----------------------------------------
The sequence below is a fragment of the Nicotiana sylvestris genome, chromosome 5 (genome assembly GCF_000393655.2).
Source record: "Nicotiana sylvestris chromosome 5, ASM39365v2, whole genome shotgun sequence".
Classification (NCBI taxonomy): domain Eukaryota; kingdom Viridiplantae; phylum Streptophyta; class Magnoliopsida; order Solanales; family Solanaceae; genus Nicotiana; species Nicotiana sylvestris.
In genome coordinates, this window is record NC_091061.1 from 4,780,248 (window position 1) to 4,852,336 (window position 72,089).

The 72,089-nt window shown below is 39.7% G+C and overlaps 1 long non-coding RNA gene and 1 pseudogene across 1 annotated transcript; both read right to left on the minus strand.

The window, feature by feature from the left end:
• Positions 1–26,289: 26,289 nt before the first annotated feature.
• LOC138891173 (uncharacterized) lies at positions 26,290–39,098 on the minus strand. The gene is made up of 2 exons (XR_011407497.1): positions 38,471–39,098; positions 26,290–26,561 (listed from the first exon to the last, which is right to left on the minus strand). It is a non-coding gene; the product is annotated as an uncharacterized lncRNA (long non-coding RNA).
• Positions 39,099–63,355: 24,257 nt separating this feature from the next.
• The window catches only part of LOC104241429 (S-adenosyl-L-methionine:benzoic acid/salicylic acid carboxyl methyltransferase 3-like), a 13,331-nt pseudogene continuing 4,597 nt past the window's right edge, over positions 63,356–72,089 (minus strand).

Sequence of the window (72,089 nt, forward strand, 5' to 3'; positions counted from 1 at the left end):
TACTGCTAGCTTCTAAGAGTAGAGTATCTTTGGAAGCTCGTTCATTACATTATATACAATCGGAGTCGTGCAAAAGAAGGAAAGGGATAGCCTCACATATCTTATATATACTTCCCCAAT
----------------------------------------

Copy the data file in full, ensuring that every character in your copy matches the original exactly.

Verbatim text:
The sequence below is a fragment of the Nicotiana sylvestris genome, chromosome 5 (genome assembly GCF_000393655.2).
Source record: "Nicotiana sylvestris chromosome 5, ASM39365v2, whole genome shotgun sequence".
Classification (NCBI taxonomy): domain Eukaryota; kingdom Viridiplantae; phylum Streptophyta; class Magnoliopsida; order Solanales; family Solanaceae; genus Nicotiana; species Nicotiana sylvestris.
In genome coordinates, this window is record NC_091061.1 from 4,780,248 (window position 1) to 4,852,336 (window position 72,089).

The 72,089-nt window shown below is 39.7% G+C and overlaps 1 long non-coding RNA gene and 1 pseudogene across 1 annotated transcript; both read right to left on the minus strand.

The window, feature by feature from the left end:
• Positions 1–26,289: 26,289 nt before the first annotated feature.
• LOC138891173 (uncharacterized) lies at positions 26,290–39,098 on the minus strand. The gene is made up of 2 exons (XR_011407497.1): positions 38,471–39,098; positions 26,290–26,561 (listed from the first exon to the last, which is right to left on the minus strand). It is a non-coding gene; the product is annotated as an uncharacterized lncRNA (long non-coding RNA).
• Positions 39,099–63,355: 24,257 nt separating this feature from the next.
• The window catches only part of LOC104241429 (S-adenosyl-L-methionine:benzoic acid/salicylic acid carboxyl methyltransferase 3-like), a 13,331-nt pseudogene continuing 4,597 nt past the window's right edge, over positions 63,356–72,089 (minus strand).

Sequence of the window (72,089 nt, forward strand, 5' to 3'; positions counted from 1 at the left end):
TACTGCTAGCTTCTAAGAGTAGAGTATCTTTGGAAGCTCGTTCATTACATTATATACAATCGGAGTCGTGCAAAAGAAGGAAAGGGATAGCCTCACATATCTTATATATACTTCCCCAAT